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H2O2 has a role in cellular regulation
 

Indian Journal of Biochemistry & Biophysics

Vol. 27, October 1990, pp. 269-274

 


T. Ramasarma
Department of Biochemistry
Indian Institute of Science
Bangalore 560 012
 


Abstract:

H2O2, in addition to producing highly reactive molecules through hydroxyl radicals or peroxidase action, can exert a number of direct effects on cells, organelles and enzymes. The stimulations include glucose transport, glucose incorporation into glycogen, HMP shunt pathway, lipid synthesis, release of calcium from mitochondria and of arachidonate from phospholipids, poly ADP ribosylation, and insulin receptor tyrosine kinase and pyruvate dehydrogenase activities. The inactivations include glycolysis, lipolysis, reacylation of lysophospholipids, ATP synthesis, superoxide dismutase and protein kinase C. Damages to DNA and proteoglycan and general cytotoxicity possibly through oxygen radicals were also observed. A whole new range of effects will be opened by the finding that H2O2 can act as a signal transducer in oxidative stress by oxidizing a dithiol protein to disulphide form which then activates transcription of the stress inducible genes. Many of these direct effects seem to be obtained by dithiol-disulphide modification of proteins and their active sites, as part of adaptive responses in oxidative stress.

Molecular oxygen, also termed dioxygen, has two unpaired electrons. These go into separate antibonding n-orbitals which parallel spins. The stability and paramagnetic property of oxygen are due to this. The reductions of O2 to superoxide, hydrogen peroxide and water are made possible by adding one, two and four electrons to the anti- bonding orbitals of dioxygen (1). These reactions are shown in Fig. 1 along with two dismutation reactions for superoxide and hydrogen peroxide.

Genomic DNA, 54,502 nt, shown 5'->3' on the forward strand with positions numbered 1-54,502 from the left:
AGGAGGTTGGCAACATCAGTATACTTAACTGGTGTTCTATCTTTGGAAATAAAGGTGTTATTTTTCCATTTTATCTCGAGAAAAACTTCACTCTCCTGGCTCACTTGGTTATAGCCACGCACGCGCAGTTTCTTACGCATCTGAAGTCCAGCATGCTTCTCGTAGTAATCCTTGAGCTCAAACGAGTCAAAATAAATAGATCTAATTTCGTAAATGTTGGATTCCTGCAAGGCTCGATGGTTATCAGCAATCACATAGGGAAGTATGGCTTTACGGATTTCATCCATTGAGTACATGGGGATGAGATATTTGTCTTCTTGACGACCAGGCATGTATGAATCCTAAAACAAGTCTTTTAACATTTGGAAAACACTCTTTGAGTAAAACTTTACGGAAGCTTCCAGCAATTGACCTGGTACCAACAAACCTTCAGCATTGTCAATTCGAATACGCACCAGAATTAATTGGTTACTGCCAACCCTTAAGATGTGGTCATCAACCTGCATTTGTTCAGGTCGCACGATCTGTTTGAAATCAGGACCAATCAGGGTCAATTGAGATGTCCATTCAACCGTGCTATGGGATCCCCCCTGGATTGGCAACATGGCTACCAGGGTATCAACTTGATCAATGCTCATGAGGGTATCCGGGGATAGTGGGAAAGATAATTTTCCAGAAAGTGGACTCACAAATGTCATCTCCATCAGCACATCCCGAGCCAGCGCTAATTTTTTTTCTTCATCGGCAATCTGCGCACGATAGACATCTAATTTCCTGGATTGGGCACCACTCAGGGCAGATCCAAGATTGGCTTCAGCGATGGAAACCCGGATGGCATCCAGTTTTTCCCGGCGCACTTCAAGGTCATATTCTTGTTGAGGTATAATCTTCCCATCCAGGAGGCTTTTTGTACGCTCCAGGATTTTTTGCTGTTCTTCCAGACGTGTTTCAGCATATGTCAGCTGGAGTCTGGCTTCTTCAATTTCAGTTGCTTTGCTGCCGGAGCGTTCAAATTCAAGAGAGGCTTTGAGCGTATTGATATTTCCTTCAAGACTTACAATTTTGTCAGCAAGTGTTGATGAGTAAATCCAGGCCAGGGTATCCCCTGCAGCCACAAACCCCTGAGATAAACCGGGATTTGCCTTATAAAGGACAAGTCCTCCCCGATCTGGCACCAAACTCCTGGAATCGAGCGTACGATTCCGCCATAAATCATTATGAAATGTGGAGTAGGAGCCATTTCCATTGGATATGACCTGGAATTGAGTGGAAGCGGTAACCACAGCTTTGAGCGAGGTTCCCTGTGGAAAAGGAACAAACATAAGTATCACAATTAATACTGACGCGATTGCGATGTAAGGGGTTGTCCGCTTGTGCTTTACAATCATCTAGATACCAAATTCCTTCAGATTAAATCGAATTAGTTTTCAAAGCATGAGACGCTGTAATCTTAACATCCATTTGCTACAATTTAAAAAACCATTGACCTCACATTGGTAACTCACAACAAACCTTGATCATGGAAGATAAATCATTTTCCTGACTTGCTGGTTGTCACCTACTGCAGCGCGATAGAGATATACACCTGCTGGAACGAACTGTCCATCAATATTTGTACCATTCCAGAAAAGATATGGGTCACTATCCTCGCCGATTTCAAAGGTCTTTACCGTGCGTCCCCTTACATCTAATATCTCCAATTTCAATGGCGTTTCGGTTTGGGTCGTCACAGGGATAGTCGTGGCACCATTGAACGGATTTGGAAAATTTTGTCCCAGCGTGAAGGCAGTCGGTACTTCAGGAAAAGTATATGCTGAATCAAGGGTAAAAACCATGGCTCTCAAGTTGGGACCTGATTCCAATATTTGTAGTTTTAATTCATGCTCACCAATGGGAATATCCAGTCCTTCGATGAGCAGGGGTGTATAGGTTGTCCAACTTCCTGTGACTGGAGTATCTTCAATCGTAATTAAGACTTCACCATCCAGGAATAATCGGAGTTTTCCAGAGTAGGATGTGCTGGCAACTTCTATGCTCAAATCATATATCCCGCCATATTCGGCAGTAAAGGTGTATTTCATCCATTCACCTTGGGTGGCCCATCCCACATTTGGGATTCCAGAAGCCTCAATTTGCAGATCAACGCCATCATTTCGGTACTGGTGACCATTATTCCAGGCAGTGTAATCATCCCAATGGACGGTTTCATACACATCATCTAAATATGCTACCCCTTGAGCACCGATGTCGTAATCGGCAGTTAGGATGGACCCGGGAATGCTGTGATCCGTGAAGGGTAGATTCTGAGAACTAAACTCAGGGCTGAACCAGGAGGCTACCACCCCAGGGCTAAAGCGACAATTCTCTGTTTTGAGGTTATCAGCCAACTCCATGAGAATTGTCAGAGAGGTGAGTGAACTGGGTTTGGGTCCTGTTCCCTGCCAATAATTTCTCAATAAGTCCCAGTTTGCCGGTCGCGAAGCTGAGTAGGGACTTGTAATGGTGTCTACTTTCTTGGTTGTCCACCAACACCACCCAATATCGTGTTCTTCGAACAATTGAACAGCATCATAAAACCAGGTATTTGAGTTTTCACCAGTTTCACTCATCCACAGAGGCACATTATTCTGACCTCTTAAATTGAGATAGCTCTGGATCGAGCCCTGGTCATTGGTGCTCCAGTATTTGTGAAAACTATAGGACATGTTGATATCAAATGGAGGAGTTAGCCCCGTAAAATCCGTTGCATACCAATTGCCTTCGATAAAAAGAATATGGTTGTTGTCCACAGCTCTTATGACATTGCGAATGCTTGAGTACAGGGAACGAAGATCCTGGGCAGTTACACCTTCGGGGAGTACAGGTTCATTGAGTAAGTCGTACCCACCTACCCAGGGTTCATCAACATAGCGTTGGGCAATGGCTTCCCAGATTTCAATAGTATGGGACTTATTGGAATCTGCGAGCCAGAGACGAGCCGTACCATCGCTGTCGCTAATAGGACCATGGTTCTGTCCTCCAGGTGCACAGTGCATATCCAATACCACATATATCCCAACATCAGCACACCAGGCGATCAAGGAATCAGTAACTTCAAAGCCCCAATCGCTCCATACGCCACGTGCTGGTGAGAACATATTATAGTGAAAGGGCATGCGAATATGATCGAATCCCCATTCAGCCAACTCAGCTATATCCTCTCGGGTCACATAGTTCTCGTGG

The formation of H2O2 in cellular oxidation is known to occur by direct 2-electron reduction by flavoprotein oxidases (2), or by 1- electron reduction to superoxide anions, two of which dismutate yielding a molecule each of H2O2 and O2 by the enzyme superoxide dismutase (3). By its facility for electron exchange H2O2 can act both as an oxidant and a reductant typically found in catalase reaction itself. In presence of Fe2+ and other metal ions, H2O2 can also generate hydroxyl radicals which are known to cause molecular damage. H2O2 is toxic to cells and is indeed responsible for killing internalized bacteria in phagocytosis (4). This led to the misconcept that H2O2 is undesirable by-product of oxidase reactions that the aerobic cells tackle by providing themselves with high concentrations of degrading enzymes such as catalase and glutathione peroxidase, which ensure adequate protection. Peroxidases are of ubiquitous occurrence and utilize H2O2 to oxidize a wide range of compounds to yield important metabolites. Therefore generation of H2O2 in cellular processes seems to be purposeful, and has been found to be widespread in occurrence in aerobic cells and cellular organelles (5,6). But reduction of oxygen to H2O2 by cytochrome oxidase, the major O2 user, had over-shadowed the importance of the qualitatively minor pathways.